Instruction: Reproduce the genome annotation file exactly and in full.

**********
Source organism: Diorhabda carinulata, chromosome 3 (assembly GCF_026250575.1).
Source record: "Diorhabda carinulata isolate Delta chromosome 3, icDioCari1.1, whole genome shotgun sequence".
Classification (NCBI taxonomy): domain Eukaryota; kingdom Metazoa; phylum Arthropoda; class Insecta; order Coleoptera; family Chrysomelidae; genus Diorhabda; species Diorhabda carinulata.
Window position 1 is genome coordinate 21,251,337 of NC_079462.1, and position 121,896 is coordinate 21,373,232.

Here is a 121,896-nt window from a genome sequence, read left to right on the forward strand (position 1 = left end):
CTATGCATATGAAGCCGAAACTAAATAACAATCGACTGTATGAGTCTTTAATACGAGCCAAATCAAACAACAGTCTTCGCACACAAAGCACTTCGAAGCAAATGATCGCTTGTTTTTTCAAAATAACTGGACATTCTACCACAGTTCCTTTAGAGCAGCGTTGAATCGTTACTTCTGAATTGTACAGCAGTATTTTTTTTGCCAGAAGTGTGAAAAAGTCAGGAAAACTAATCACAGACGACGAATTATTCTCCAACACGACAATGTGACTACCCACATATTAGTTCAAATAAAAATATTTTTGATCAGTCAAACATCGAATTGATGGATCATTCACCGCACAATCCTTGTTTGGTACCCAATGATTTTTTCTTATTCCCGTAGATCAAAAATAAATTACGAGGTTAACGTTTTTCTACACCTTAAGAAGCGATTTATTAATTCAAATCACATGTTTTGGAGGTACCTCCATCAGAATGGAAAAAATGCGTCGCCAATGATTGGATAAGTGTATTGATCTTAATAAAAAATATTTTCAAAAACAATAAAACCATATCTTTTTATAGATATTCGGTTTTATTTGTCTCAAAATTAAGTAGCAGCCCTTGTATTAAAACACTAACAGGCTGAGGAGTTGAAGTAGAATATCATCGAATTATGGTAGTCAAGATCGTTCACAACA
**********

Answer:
Source organism: Diorhabda carinulata, chromosome 3 (assembly GCF_026250575.1).
Source record: "Diorhabda carinulata isolate Delta chromosome 3, icDioCari1.1, whole genome shotgun sequence".
Classification (NCBI taxonomy): domain Eukaryota; kingdom Metazoa; phylum Arthropoda; class Insecta; order Coleoptera; family Chrysomelidae; genus Diorhabda; species Diorhabda carinulata.
Window position 1 is genome coordinate 21,251,337 of NC_079462.1, and position 121,896 is coordinate 21,373,232.

Here is a 121,896-nt window from a genome sequence, read left to right on the forward strand (position 1 = left end):
CTATGCATATGAAGCCGAAACTAAATAACAATCGACTGTATGAGTCTTTAATACGAGCCAAATCAAACAACAGTCTTCGCACACAAAGCACTTCGAAGCAAATGATCGCTTGTTTTTTCAAAATAACTGGACATTCTACCACAGTTCCTTTAGAGCAGCGTTGAATCGTTACTTCTGAATTGTACAGCAGTATTTTTTTTGCCAGAAGTGTGAAAAAGTCAGGAAAACTAATCACAGACGACGAATTATTCTCCAACACGACAATGTGACTACCCACATATTAGTTCAAATAAAAATATTTTTGATCAGTCAAACATCGAATTGATGGATCATTCACCGCACAATCCTTGTTTGGTACCCAATGATTTTTTCTTATTCCCGTAGATCAAAAATAAATTACGAGGTTAACGTTTTTCTACACCTTAAGAAGCGATTTATTAATTCAAATCACATGTTTTGGAGGTACCTCCATCAGAATGGAAAAAATGCGTCGCCAATGATTGGATAAGTGTATTGATCTTAATAAAAAATATTTTCAAAAACAATAAAACCATATCTTTTTATAGATATTCGGTTTTATTTGTCTCAAAATTAAGTAGCAGCCCTTGTATTAAAACACTAACAGGCTGAGGAGTTGAAGTAGAATATCATCGAATTATGGTAGTCAAGATCGTTCACAACA